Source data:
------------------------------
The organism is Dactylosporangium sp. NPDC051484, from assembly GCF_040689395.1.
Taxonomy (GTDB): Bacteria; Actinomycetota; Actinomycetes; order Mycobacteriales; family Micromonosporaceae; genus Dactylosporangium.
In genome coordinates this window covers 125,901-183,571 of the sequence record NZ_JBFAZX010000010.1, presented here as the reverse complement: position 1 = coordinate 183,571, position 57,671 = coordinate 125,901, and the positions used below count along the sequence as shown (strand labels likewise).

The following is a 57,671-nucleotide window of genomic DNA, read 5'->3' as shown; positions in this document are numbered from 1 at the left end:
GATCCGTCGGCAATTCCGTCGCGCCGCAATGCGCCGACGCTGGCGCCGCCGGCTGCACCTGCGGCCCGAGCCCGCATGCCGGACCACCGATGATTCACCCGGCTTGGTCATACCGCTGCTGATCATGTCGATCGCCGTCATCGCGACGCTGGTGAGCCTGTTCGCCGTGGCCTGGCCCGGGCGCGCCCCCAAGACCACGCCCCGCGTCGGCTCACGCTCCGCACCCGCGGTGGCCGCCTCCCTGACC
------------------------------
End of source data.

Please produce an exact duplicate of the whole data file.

The organism is Dactylosporangium sp. NPDC051484, from assembly GCF_040689395.1.
Taxonomy (GTDB): Bacteria; Actinomycetota; Actinomycetes; order Mycobacteriales; family Micromonosporaceae; genus Dactylosporangium.
In genome coordinates this window covers 125,901-183,571 of the sequence record NZ_JBFAZX010000010.1, presented here as the reverse complement: position 1 = coordinate 183,571, position 57,671 = coordinate 125,901, and the positions used below count along the sequence as shown (strand labels likewise).

The following is a 57,671-nucleotide window of genomic DNA, read 5'->3' as shown; positions in this document are numbered from 1 at the left end:
GATCCGTCGGCAATTCCGTCGCGCCGCAATGCGCCGACGCTGGCGCCGCCGGCTGCACCTGCGGCCCGAGCCCGCATGCCGGACCACCGATGATTCACCCGGCTTGGTCATACCGCTGCTGATCATGTCGATCGCCGTCATCGCGACGCTGGTGAGCCTGTTCGCCGTGGCCTGGCCCGGGCGCGCCCCCAAGACCACGCCCCGCGTCGGCTCACGCTCCGCACCCGCGGTGGCCGCCTCCCTGACC